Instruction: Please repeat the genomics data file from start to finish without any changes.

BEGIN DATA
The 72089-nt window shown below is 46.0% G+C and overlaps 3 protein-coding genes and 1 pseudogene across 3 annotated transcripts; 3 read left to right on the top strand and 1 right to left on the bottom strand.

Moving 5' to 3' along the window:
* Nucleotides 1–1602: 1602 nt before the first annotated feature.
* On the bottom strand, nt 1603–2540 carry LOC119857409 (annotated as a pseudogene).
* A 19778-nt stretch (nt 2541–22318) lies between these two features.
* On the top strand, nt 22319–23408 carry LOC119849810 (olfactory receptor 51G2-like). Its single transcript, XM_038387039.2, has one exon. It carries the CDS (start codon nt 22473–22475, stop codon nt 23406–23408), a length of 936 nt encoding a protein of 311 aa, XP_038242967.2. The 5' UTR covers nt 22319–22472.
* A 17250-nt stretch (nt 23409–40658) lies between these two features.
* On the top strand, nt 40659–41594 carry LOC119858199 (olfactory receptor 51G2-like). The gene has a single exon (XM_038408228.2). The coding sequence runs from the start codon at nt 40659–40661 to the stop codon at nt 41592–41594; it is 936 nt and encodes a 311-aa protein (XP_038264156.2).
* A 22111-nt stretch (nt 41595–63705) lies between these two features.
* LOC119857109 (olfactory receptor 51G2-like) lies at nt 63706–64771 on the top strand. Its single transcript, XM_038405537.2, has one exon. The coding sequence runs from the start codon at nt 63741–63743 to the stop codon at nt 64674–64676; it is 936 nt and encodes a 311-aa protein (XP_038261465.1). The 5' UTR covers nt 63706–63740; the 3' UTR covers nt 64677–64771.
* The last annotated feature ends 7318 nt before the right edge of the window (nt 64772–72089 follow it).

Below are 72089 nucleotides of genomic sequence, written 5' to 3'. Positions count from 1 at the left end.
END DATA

The 72089-nt window shown below is 46.0% G+C and overlaps 3 protein-coding genes and 1 pseudogene across 3 annotated transcripts; 3 read left to right on the top strand and 1 right to left on the bottom strand.

Moving 5' to 3' along the window:
* Nucleotides 1–1602: 1602 nt before the first annotated feature.
* On the bottom strand, nt 1603–2540 carry LOC119857409 (annotated as a pseudogene).
* A 19778-nt stretch (nt 2541–22318) lies between these two features.
* On the top strand, nt 22319–23408 carry LOC119849810 (olfactory receptor 51G2-like). Its single transcript, XM_038387039.2, has one exon. It carries the CDS (start codon nt 22473–22475, stop codon nt 23406–23408), a length of 936 nt encoding a protein of 311 aa, XP_038242967.2. The 5' UTR covers nt 22319–22472.
* A 17250-nt stretch (nt 23409–40658) lies between these two features.
* On the top strand, nt 40659–41594 carry LOC119858199 (olfactory receptor 51G2-like). The gene has a single exon (XM_038408228.2). The coding sequence runs from the start codon at nt 40659–40661 to the stop codon at nt 41592–41594; it is 936 nt and encodes a 311-aa protein (XP_038264156.2).
* A 22111-nt stretch (nt 41595–63705) lies between these two features.
* LOC119857109 (olfactory receptor 51G2-like) lies at nt 63706–64771 on the top strand. Its single transcript, XM_038405537.2, has one exon. The coding sequence runs from the start codon at nt 63741–63743 to the stop codon at nt 64674–64676; it is 936 nt and encodes a 311-aa protein (XP_038261465.1). The 5' UTR covers nt 63706–63740; the 3' UTR covers nt 64677–64771.
* The last annotated feature ends 7318 nt before the right edge of the window (nt 64772–72089 follow it).

Below are 72089 nucleotides of genomic sequence, written 5' to 3'. Positions count from 1 at the left end.